π = the expect rate of return or profit;
r = the interest rate or the cost of money.
In this sense, investment is autonomous to Y.
Being autonomous firms independently
determine which projects to undertake, i.e., how much to invest, without
regard to Y. The Investment Function is a straight line with a slope of 0 beginning at I1
While mainstream economists stress rationality in
calculating the Marginal Efficiency of Capital Schedule, Keynes stressed its
Chapter 12: The State of Long-Run Expectations
of his 1936 The General Theory of Employment, Interest and Money.
Among other things he noted three things.
First, there are two types of investment. The first is to build an Enterprise (investing for the long-run); the second
(playing the market). For Keynes the stock market was a 'beauty contests'
in which one tries to anticipate what the crowd will considers the best looking investment
tomorrow. Similarly, at the beginning of the Great Recession
of 2008 another meme emerged -
Second, there is simply ignorance, not just
uncertainty about the future. With an investment spreading over many
years, e.g., a dam, power station, integrated chip factory, it is simply
impossible to know what the price of copper may be in 10 years time let alone
the overall state of the economy. Probabilistic estimates can be made for
uncertainty but not for ignorance, the lack of knowledge.
Third, Keynes believed that investment
involved the 'animal spirits' of the
entrepreneur. He summed it up this way:
It is safe to say that enterprise which depends on
hopes stretching into the future benefits the community as a whole. But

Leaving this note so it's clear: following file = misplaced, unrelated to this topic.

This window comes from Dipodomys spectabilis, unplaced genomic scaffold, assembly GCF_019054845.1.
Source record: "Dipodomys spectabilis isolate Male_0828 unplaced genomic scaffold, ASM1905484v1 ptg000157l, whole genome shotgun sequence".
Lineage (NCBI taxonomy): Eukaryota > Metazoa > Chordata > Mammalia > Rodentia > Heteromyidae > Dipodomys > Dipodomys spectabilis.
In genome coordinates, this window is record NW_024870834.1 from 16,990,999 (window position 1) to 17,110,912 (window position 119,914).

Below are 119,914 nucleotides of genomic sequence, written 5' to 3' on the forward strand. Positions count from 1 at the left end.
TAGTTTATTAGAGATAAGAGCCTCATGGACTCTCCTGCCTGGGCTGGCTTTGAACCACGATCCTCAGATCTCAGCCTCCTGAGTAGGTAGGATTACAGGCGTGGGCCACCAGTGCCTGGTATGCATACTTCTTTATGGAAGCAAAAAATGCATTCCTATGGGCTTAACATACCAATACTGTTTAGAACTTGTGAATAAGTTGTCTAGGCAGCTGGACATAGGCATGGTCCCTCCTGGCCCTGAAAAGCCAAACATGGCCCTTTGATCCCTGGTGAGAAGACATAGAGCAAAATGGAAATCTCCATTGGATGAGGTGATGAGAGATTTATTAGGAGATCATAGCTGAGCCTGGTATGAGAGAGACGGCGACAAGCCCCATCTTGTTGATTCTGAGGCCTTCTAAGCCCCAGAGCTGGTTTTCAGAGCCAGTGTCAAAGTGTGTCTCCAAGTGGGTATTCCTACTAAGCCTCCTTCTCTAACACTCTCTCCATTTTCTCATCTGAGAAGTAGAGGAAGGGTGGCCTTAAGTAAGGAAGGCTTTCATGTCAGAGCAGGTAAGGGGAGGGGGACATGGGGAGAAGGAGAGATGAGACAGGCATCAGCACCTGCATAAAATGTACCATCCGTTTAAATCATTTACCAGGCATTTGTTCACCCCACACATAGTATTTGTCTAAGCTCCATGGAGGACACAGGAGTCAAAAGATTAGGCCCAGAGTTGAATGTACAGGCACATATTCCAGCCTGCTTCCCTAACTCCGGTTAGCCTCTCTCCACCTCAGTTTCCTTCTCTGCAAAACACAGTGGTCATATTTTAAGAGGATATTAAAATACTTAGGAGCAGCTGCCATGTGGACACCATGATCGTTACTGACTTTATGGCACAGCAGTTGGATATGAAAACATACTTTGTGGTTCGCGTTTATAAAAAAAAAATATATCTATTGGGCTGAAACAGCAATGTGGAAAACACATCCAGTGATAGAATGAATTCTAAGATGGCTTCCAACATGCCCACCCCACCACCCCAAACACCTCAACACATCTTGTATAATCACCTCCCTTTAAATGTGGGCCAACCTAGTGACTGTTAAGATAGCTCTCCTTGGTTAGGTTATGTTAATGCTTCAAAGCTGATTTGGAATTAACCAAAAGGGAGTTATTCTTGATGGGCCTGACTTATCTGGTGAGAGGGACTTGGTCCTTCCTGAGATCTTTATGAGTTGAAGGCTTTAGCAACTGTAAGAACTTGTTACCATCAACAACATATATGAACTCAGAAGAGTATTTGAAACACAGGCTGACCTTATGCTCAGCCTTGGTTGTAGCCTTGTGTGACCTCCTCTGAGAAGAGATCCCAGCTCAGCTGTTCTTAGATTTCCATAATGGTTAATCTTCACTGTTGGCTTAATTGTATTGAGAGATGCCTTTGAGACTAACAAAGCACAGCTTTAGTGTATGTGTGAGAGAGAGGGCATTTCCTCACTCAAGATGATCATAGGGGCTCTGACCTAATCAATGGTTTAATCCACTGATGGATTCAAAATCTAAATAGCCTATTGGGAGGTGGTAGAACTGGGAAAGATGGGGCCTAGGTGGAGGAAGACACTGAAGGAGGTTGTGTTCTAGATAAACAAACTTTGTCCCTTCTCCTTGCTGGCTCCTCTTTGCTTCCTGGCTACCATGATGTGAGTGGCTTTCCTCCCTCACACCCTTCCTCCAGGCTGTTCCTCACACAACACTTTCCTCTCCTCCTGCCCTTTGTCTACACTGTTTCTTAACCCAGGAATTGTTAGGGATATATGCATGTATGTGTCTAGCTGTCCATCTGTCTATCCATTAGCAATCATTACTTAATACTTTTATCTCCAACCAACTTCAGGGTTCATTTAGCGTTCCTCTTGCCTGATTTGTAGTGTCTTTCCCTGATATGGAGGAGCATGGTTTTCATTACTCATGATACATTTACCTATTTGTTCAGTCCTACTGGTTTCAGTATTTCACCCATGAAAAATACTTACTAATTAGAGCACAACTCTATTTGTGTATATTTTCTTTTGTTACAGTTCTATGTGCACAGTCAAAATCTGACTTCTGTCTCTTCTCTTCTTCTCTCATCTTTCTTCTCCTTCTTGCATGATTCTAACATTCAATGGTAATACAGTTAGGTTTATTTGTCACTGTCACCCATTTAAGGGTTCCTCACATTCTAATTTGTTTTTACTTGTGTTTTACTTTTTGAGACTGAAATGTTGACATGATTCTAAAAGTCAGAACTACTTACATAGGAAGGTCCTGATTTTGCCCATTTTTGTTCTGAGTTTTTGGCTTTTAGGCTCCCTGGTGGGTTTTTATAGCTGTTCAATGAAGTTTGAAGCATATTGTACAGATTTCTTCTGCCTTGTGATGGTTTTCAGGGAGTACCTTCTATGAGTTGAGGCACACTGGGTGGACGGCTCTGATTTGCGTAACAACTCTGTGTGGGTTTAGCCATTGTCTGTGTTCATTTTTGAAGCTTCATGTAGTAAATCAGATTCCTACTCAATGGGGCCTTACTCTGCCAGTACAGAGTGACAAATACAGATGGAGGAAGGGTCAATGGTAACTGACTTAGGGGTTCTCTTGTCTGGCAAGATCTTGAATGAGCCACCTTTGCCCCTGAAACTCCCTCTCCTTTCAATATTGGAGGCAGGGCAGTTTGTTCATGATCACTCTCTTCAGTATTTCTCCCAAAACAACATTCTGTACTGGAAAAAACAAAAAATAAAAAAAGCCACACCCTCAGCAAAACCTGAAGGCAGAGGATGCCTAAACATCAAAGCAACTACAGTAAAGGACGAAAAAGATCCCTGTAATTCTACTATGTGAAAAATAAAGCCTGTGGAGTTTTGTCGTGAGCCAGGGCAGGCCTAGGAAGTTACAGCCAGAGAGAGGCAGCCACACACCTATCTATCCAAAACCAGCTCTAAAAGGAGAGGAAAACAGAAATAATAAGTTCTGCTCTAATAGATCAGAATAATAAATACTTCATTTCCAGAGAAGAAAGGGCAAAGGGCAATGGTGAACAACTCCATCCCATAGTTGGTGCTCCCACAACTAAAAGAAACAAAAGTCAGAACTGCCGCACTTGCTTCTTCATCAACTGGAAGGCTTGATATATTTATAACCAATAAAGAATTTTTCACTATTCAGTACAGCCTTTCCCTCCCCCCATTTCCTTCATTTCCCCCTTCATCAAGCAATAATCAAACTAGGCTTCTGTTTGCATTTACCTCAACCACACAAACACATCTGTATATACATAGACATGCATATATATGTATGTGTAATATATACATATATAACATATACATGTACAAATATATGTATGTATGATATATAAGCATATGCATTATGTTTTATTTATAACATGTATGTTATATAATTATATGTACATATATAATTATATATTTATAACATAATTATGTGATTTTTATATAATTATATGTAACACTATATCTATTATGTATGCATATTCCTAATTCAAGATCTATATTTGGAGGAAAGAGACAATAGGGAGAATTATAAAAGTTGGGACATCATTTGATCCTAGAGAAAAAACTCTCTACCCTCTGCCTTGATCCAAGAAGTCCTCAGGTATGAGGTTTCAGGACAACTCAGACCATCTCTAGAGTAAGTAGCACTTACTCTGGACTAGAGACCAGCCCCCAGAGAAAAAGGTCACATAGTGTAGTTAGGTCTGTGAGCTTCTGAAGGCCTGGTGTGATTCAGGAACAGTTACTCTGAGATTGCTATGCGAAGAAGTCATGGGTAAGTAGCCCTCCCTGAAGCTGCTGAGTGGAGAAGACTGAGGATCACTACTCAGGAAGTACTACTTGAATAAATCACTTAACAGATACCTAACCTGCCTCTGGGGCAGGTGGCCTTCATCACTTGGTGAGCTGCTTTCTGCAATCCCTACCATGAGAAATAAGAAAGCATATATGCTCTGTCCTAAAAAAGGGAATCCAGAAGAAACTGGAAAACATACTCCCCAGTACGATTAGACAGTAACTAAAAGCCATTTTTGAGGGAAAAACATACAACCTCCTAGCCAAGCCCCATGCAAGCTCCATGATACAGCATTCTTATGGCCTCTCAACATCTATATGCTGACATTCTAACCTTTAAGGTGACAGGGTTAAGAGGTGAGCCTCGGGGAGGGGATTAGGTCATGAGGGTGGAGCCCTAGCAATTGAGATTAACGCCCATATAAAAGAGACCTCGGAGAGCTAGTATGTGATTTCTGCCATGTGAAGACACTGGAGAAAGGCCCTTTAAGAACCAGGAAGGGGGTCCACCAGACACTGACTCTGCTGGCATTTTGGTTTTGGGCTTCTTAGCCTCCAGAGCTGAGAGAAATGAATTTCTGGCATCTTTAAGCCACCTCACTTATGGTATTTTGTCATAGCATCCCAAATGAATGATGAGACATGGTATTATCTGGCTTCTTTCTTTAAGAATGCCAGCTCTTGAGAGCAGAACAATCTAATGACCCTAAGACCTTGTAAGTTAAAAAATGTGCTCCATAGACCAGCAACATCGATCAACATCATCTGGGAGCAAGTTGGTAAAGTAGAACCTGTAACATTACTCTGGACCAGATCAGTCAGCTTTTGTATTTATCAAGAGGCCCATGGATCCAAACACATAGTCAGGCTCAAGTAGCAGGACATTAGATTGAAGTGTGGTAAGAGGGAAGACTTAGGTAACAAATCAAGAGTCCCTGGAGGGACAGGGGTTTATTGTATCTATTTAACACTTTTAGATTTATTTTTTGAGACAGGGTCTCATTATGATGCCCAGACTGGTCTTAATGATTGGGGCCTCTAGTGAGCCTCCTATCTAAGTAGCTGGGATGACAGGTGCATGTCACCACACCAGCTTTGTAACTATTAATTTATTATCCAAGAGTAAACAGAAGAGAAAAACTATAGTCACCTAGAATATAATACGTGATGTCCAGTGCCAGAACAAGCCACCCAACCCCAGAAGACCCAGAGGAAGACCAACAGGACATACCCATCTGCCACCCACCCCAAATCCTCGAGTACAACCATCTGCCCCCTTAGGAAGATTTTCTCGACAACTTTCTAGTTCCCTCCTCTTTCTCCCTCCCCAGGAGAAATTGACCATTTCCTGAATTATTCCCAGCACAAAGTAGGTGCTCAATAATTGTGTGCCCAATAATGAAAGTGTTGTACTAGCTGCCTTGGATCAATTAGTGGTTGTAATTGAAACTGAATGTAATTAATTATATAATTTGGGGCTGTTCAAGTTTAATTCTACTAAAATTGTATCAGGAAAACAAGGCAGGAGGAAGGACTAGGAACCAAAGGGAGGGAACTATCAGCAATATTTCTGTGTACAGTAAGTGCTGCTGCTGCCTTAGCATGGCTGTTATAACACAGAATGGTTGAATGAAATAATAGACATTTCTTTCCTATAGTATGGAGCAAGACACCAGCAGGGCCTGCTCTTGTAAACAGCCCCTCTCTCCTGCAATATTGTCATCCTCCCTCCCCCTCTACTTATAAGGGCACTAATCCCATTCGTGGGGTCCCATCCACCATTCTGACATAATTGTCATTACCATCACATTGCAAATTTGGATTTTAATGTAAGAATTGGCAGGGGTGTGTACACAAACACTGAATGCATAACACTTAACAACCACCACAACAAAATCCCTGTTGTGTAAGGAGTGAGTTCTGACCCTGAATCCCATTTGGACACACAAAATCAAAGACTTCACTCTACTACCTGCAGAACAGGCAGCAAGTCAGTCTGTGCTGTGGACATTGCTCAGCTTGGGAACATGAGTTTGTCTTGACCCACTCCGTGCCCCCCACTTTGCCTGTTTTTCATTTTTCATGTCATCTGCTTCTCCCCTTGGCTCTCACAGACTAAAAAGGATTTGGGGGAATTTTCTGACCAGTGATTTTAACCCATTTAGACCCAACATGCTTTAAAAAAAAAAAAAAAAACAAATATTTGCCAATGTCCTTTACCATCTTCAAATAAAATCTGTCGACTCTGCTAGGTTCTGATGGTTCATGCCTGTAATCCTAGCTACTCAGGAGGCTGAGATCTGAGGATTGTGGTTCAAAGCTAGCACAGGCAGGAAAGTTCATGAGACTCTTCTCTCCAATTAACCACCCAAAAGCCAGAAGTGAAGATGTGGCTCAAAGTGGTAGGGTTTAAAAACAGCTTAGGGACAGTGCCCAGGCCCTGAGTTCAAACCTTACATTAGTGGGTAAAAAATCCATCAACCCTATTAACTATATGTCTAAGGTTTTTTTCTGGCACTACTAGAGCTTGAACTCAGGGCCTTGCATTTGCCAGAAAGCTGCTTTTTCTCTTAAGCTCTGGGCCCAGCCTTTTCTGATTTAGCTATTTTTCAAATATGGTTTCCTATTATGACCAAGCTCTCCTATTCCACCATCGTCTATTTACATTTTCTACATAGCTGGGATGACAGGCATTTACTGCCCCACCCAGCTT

individual initiative will only be adequate when reasonable calculation is
supplemented and supported by animal spirits, so that the thought of ultimate
loss which often overtakes pioneers, as experience undoubtedly tells us and
them, is put aside as a healthy man puts aside the expectation of death (Keynes,
There is a cycle to such 'animal spirits'
fuelled by greed as the market soars and fear when it dives. They
are bi-polar. According to
Keynes, this is what fuels the business cycle. Years later another
economist summed it up this way:
Keynes’s whole theory of unemployment is ultimately the simple
statement that rational expectation being unattainable, we substitute for it
first one and then another kind of irrational expectation: and the shift from
one arbitrary basis to another gives us from time to time a moment of truth,
when our artificial confidence is for the time being dissolved, and we, as
business men are afraid to invest, and so fail to provide enough demand to match
our society’s desire to produce. Keynes in the General Theory
attempted a rational theory of a field of conduct which by the nature of its
terms could be only semi-rational. But sober economists gravely upholding a
faith in the calculability of human affairs could not bring themselves to
acknowledge that this could be his purpose.
Shackle, G.L.S., The
Years of High Theory: Invention and Tradition in Economic Thought 1926-1939,
Chapter 11 - To the 'QJE' from Chapter 12 of the "General Theory': Keynes's
Cambridge at the
University Press, 1967
Government spending is funded by taxes on household income and/or borrowing on financial markets. It is determined politically,
that is government spending influences Y but Y does not influence government
spending. Government spending is a political, not an economic decision. In this sense, government expenditure is autonomous of real GDP.
The Government spending Function is expressed as:
(7) G =
G = spending by governments; and,
(politics) = maximizing the probability of
For those interested in the nature of such